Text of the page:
For much of its long existence, the primary focus of the field of history was on the "great men" who were believed to be the driving force behind historical change. Little could be gained, it was thought, by understanding the life of a French peasant in 1780 or a fisherman in Nova Scotia in 1890. Instead, the idea was that good history should be populated by world-changing geniuses, powerful princes, cunning statesmen, and intrepid explorers.
By the middle of the twentieth century, however, this view was challenged by the emerging field of social history. Though its practitioners have trod enormously varied paths since the birth of the discipline, the core agenda of social history was powerfully summarized by E.P. Thompson in the introduction to his seminal 1961 book, The Making of the English Working Class. "I am seeking," he declared, "to rescue the poor stockinger the Luddite cropper, the 'obsolete' handloom weaver, the 'utopian' artisan, and even the delude follower of Joanna Southcott from the enormous condescension of posterity ... they lived through these times of acute social disturbance, and we did not. Their aspirations were valid in terms of their own experience; and, if they were casualties of history, they remain, condemned in their own lives, as casualties."
This declaration of the importance understanding the historical realities of everyday people had a powerful effect on the discipline of history, and countless projects have been undertaken since Thompson's writing that have shed enormous light on previously darkened historical corners. However, with this new focus came new challenges for historians. One of the benefits of studying "great men" is that they tended to leave voluminous paper trails in the form of journals, writings, correspondence, etc. By contrast, written accounts and records of the lives of women in colonial America, slaves on 19th century cotton plantations, or semi-literate immigrant factory workers in 1920s New York are few and far between. To fill the gaps, social historians have turned to a wide variety of alternative sources of information, from judicial records to material culture to folk-lore.
However, one exceedingly rich vein of information that has been hardly tapped by social historians of the early to mid-20th century is the credit union. Early credit unions were usually formed by tight-knight communities, and many groups of interest to social historians, such as urban immigrants and African-American farmers in the rural South, founded many such institutions from the 1910s to the 1960s. Staffed by volunteers and relying upon the social knowledge of their democratically elected credit committees to determine whether or not to make loans, the minutes of early credit unions offer a fascinating view into the lives of many communities that have otherwise left behind few records. By looking at what members needed loans for, what kinds of requests were approved or denied, what sorts of people assumed leadership roles, the topics of debate at annual meetings, etc., investigating credit union archives can contribute new perspectives on a community's history.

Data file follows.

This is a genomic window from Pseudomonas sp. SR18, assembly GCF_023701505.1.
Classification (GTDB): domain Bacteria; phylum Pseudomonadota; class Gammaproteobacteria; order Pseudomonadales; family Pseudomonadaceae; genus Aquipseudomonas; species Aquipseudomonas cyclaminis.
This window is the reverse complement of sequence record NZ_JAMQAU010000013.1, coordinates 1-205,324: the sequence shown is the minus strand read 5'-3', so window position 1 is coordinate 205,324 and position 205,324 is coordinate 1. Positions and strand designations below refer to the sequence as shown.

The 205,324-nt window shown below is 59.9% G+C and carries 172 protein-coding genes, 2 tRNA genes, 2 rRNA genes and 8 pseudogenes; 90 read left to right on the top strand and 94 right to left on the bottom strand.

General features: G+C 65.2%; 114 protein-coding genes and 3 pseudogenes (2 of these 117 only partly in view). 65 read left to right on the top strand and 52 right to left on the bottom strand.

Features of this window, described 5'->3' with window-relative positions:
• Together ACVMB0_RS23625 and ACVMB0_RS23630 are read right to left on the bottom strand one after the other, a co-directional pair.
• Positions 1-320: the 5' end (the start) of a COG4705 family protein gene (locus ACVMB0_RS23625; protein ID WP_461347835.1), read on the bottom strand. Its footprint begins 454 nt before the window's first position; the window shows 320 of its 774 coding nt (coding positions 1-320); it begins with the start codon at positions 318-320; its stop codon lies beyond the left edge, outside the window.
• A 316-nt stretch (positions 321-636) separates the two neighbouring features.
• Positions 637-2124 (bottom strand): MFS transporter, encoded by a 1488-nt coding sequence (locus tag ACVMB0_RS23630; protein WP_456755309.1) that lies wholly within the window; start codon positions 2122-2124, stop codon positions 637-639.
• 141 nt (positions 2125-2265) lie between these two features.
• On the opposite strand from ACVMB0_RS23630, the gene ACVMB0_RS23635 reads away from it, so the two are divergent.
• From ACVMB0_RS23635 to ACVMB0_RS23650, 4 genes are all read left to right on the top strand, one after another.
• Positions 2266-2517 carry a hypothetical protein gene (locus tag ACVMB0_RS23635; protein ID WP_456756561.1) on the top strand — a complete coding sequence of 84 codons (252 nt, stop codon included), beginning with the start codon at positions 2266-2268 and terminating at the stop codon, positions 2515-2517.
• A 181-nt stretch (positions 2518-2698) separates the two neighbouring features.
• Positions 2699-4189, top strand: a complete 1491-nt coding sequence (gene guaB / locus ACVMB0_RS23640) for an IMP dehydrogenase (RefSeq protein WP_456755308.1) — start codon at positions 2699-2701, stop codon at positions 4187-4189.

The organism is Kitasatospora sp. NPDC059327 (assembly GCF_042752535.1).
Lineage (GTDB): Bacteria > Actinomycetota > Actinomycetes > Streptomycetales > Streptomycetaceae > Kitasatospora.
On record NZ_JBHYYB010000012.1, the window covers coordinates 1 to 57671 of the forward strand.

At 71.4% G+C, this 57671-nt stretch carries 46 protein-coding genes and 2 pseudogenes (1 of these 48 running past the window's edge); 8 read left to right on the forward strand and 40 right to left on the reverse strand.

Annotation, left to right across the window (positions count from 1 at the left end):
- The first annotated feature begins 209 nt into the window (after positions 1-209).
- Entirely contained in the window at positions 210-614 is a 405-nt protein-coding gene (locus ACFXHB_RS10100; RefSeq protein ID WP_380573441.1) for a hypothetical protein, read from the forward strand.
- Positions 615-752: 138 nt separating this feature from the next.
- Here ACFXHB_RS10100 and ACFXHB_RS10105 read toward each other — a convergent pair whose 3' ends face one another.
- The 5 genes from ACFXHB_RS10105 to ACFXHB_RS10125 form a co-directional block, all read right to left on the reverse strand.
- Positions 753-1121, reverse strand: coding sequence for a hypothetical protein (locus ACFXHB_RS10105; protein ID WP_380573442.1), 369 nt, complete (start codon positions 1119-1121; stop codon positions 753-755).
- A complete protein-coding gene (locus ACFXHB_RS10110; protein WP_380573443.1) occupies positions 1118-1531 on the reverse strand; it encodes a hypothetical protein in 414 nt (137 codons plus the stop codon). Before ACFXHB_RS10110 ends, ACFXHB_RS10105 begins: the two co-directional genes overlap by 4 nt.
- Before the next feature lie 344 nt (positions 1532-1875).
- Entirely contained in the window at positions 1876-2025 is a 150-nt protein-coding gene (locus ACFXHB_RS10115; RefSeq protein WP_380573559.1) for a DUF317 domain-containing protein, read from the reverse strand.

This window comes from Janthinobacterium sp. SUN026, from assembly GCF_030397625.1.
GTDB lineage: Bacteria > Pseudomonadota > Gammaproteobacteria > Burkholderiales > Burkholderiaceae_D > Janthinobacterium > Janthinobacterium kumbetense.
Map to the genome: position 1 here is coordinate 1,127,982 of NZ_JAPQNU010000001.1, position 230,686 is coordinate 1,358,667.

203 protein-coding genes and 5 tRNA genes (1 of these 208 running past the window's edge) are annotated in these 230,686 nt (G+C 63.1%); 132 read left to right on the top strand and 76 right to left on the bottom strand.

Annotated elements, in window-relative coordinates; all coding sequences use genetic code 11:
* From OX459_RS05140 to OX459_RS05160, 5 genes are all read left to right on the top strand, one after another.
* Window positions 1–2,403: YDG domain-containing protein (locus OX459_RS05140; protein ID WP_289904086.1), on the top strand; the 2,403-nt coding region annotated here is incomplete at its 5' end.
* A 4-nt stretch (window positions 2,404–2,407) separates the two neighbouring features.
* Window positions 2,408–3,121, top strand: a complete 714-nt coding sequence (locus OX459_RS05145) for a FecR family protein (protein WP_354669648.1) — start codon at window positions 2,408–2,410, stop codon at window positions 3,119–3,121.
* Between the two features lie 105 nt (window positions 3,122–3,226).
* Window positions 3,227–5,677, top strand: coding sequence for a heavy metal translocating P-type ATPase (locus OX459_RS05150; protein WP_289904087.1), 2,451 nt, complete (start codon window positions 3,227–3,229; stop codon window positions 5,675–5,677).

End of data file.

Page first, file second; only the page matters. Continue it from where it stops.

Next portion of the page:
A recent example of the effective historical use of credit union records can be found in Mark Richard's excellent book Loyal But French: The Negotiation of Identity by French-Canadian Descendants in the United States. An investigation of the changing identities of successive generations of Franco-American in the mill town of Lewiston, Maine, the book uses credit union records as evidence of the decline of the importance of spoken French to community life in the 1970s. Recounting debates at annual meetings over the language, Richard shows how the institutions slowly succumbed to the Franco-American community's new reality over the course of the decade, first allowing for some committee reports to be published in English before converting entirely over to the language by 1980.
The use that Richard got out of credit union records in his book is one of truly countless ways in which credit union records could be used to enrich scholarship on 20th century American social history. Such records exist half-forgotten in the back rooms of credit unions all across America, just waiting to be unearthed and put to good use by scholars and graduate students seeking new ways of understanding the past.